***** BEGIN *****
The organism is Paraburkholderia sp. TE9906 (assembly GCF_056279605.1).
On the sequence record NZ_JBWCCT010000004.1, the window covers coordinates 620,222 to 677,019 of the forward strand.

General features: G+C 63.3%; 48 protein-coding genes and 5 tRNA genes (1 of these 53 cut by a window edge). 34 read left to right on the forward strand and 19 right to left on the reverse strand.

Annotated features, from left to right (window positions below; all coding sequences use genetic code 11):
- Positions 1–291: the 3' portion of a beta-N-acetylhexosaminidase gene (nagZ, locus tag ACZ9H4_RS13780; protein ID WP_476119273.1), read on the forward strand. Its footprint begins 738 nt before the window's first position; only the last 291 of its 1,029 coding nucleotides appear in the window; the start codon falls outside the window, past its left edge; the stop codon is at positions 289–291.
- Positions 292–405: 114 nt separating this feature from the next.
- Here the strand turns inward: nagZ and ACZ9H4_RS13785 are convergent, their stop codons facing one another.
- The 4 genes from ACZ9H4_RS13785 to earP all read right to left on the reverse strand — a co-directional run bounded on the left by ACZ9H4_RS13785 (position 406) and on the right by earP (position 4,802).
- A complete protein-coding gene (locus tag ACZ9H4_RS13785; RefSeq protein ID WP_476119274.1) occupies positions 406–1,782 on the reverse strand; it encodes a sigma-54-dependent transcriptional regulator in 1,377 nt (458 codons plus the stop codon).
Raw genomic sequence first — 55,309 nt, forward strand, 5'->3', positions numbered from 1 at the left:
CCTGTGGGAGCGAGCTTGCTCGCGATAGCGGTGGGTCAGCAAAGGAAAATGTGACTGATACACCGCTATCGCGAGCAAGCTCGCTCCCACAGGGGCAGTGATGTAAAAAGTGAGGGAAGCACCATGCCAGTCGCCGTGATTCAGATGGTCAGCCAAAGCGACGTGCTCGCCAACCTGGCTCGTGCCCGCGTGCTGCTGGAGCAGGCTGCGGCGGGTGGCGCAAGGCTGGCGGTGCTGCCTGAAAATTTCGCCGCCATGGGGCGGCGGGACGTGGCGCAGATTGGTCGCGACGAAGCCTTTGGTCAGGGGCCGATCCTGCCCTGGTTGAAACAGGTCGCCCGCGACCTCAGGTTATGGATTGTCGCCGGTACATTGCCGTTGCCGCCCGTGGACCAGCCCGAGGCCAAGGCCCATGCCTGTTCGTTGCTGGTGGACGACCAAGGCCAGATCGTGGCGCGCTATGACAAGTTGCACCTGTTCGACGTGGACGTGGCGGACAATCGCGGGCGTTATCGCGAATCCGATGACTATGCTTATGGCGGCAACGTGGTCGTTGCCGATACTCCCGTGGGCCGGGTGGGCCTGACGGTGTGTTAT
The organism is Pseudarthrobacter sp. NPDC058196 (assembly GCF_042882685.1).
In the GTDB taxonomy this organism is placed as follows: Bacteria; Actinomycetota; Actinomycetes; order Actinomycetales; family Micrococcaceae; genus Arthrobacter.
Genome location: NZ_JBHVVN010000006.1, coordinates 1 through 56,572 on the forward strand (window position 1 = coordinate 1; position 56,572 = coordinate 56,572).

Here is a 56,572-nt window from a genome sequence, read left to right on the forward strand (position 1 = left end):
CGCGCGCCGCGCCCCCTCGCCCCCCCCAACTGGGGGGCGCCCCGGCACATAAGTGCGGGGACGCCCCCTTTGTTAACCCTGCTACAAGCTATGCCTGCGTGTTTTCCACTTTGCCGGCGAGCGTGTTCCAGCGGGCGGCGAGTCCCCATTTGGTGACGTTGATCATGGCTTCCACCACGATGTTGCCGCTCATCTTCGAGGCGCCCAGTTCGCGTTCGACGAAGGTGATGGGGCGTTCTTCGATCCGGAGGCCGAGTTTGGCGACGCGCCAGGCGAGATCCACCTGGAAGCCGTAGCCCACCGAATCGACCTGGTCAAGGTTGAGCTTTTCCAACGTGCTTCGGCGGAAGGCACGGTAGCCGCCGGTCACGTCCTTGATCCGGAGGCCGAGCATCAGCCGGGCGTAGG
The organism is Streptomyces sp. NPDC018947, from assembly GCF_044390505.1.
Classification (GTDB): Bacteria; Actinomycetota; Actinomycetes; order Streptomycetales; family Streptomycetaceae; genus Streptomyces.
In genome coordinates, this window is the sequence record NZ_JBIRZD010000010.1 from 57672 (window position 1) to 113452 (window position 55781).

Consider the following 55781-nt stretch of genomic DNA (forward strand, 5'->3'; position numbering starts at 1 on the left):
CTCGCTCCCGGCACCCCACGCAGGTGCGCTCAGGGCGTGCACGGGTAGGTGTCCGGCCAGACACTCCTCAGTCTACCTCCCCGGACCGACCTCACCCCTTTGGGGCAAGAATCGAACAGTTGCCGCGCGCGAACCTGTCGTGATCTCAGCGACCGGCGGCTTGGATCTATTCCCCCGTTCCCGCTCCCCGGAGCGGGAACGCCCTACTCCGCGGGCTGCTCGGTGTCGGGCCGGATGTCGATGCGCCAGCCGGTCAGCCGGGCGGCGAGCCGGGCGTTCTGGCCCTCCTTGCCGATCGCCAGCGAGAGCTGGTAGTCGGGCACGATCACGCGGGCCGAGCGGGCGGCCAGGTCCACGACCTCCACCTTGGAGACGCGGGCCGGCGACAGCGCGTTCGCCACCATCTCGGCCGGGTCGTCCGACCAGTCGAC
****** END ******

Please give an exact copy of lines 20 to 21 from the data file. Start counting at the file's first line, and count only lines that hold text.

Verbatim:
Consider the following 55781-nt stretch of genomic DNA (forward strand, 5'->3'; position numbering starts at 1 on the left):
CTCGCTCCCGGCACCCCACGCAGGTGCGCTCAGGGCGTGCACGGGTAGGTGTCCGGCCAGACACTCCTCAGTCTACCTCCCCGGACCGACCTCACCCCTTTGGGGCAAGAATCGAACAGTTGCCGCGCGCGAACCTGTCGTGATCTCAGCGACCGGCGGCTTGGATCTATTCCCCCGTTCCCGCTCCCCGGAGCGGGAACGCCCTACTCCGCGGGCTGCTCGGTGTCGGGCCGGATGTCGATGCGCCAGCCGGTCAGCCGGGCGGCGAGCCGGGCGTTCTGGCCCTCCTTGCCGATCGCCAGCGAGAGCTGGTAGTCGGGCACGATCACGCGGGCCGAGCGGGCGGCCAGGTCCACGACCTCCACCTTGGAGACGCGGGCCGGCGACAGCGCGTTCGCCACCATCTCGGCCGGGTCGTCCGACCAGTCGAC